(10 am. – promoted by ek hornbeck)
The last imbroglio over raising the debt ceiling may be over for the moment but the threat is still hanging on the horizon. Its use as a bargaining tool by the minority to circumvent laws they don’t like and elections they lost is an extremely dangerous tactic that effects not just the American economy but could bring down the global economy and irreparably harm the value of the dollar and America’s reputation of being a good investment. Even the financial and business sectors have called the debt ceiling toxic to economic health. The CEO of JP Morgan, Jamie Dimon, when asked about the consequences of not raising the debt ceiling responded, “you don’t want to know.” Martin Wolf, the chief economic commentator at The Financial Times called the debt ceiling law a “doomsday device” that should be repealed. In simple terms he explained why it is too dangerous to use:
The first is constitutional. In a recent article, Neil Buchanan of The George Washington University and Michael Dorf of Cornell (pdf) argue that a binding debt ceiling would create a “trilemma” for the president: “Ignore the debt ceiling and unilaterally issue new bonds, thus usurping Congress’s borrowing power; unilaterally raise taxes, thus usurping Congress’s taxing power; or unilaterally cut spending, thus usurping Congress’s spending power.” Thus, a binding debt ceiling would force the president to violate his obligation to “take care that the laws be faithfully executed”. The authors conclude that the president should choose the “least unconstitutional” course and ignore the debt ceiling. But, inevitably, whatever the president did would create a constitutional crisis. No responsible Congress would seek to put the president in that position.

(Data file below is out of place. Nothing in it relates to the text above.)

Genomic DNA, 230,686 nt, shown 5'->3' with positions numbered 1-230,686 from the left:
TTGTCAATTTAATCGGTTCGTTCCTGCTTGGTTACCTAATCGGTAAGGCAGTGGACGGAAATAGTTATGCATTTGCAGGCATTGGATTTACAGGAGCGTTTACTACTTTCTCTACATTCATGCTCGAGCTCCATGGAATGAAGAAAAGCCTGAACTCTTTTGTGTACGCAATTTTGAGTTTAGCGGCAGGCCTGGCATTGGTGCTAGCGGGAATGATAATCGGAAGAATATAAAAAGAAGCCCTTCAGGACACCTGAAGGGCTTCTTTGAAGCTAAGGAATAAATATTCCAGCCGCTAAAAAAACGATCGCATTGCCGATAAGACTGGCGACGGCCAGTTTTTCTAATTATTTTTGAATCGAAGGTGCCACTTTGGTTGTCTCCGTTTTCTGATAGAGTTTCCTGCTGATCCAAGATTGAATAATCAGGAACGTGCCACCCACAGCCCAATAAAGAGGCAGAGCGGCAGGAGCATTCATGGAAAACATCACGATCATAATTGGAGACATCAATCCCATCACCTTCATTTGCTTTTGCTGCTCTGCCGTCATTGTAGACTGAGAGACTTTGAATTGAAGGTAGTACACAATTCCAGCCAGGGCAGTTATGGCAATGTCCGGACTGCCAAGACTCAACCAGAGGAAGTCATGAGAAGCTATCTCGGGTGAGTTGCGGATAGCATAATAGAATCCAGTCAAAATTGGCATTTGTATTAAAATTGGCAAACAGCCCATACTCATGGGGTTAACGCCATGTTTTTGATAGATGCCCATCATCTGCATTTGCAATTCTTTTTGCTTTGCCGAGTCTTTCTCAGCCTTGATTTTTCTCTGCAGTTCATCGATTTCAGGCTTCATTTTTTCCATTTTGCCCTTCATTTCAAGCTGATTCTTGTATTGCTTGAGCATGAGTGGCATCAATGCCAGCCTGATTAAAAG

The second reason why the debt ceiling is so dangerous is that the administration could not obey it in a non-destructive way. At some point between October 17 and the end of the month, the administration would lack the money to pay its bills. All choices would be dire.
Mr. Wolf explains that the claims of “prioritisation” by the Treasury Department to pick and choose which bills to pay would still be a default (pdf). Mostly, it is not possible since Treasury uses two different computer systems to pay its foreign and domestic bills. The states that the economics effect of choosing which to pay and which to allow to default would effect the Treasury bonds aming them a risky investment. The International Monetary Fund and World Bank heads meeting in Washington last week issued warnings of the grave dangers to the global economy.
In an interview with Bill Moyers’, Mr. Wolf gives his analysis of the debt ceiling crisis.
Transcript can be read here